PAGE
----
By Marie McCain
The Cincinnati Enquirer
More than 800 Tristate residents plan to leave for Washington, D.C., today for an anti-abortion march there Wednesday noting the 30th anniversary of the U.S. Supreme Court's Roe v. Wade decision that legalized abortion.
Organizers of the annual March for Life say they have noticed a marked increase in interest this year.
They're expecting hundreds of thousands of people to participate in a rally and march that starts at noon at the Washington Monument and ends 10 blocks away at the steps of the U.S. Supreme Court building.
"A lot of people think you can't change things," said Ken Laake, co-chair of the religion department at Elder High School in Price Hill, who will take about 40 students to Wednesday's march.
"High school students are some of the most idealistic people around and they want to change things," said Mr. Laake.
"If anything will be changed down the road it will be because of their convictions."
Mr. Laake, with the support of Elder's administration, has taken students to the Washington event every year for about 15 years.
The Supreme Court's Jan. 22, 1973, decision sided with "Jane Roe," an unmarried woman who sought an abortion.
She challenged a Texas law that made it illegal for a woman to have an abortion unless her pregnancy endangered her life.
The Supreme Court's decision declared the Texas law and every other state law that prohibited abortion unconstitutional, contending that they violated a woman's right to privacy.
Planned Parenthood offices were closed Monday for the Martin Luther King Jr. federal holiday, and they and other abortion-rights advocates could not be reached for comment.
Abortion-rights advocates have credited the 1973 decision with saving the lives of thousands of women who now can legally and safely undergo abortions.
In addition, they have said Roe v. Wade helped women take a large step toward economic and social freedom by allowing them increased control over their reproductive choices.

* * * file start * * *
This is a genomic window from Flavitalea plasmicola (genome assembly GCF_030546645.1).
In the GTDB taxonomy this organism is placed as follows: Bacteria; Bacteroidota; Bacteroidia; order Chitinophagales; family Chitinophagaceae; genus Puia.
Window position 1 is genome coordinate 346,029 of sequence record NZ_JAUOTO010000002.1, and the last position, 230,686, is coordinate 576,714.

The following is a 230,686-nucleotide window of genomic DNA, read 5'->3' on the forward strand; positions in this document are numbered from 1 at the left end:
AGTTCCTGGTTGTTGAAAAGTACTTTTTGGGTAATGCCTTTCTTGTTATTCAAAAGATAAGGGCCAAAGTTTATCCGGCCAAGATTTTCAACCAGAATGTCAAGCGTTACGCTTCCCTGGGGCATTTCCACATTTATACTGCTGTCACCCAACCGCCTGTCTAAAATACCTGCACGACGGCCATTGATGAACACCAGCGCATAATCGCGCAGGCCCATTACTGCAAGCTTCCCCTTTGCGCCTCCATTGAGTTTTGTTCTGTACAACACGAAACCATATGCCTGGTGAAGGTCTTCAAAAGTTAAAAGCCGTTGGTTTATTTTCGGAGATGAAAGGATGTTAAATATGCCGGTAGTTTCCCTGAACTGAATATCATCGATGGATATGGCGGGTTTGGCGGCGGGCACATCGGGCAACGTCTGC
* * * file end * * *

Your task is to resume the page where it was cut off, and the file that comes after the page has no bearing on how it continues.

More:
Cincinnati figures prominently in the war of words that has been waged for decades between those with opposing views on the issue.
The Right to Life movement was founded in Cincinnati, and the city is also home to a clinic run by Dr. Martin Haskell, a physician known for performing a procedure that has been called "partial-birth" abortion.
In the 30 years since the Roe v. Wade decision, Karen Riegler has become both a mother and a grandmother. She remembers thinking Roe v. Wade wouldn't last. But in the three decades since the decision, Mrs. Riegler says she has watched this country slip into a "culture of death."
"It has marked a time in our history where we are disregarding human life in its most innocent form," she said.
Mrs. Riegler is the coordinator of the Diocese of Covington's Pro-Life Commission.
Her group has organized seven buses - 360 people - that will leave from the Catholic Center gym, 947 Donaldson Road, Erlanger, at about 7 p.m.
Other buses carrying hundreds from the Greater Cincinnati area are expected to leave today from areas across the Tristate, including St. Peter in Chains Cathedral at Eighth and Plum streets.
Paula Westwood, executive director of Right to Life of Greater Cincinnati, said eight buses carrying about 450 people will leave from the cathedral at about 7:30 p.m., following a brief service presided over by Archbishop Daniel Pilarcyzk.
Once in Washington, participants can attend a Congressional breakfast where they will hear members of Congress speak.
The rally starts at noon, the march about 1 p.m., officials said.
The buses are expected to return to Cincinnati early Thursday.
This will be Bob Bieger's eighth trip to Washington for the March for Life.
The history/government teacher at St. Henry District High School in Erlanger said he views the march as "an excellent opportunity (for his students) to take part in the historical and political process."
"This (march) is a starting point for them to understand the (political) system," Mr. Bieger said.
"I don't think a lot of the leaders in our government understand the issue. ... But by doing this the students, themselves, at least begin to develop an idea of their beliefs.''
"The historical significance of Roe v. Wade is that it has diminished our value of human life," he added.
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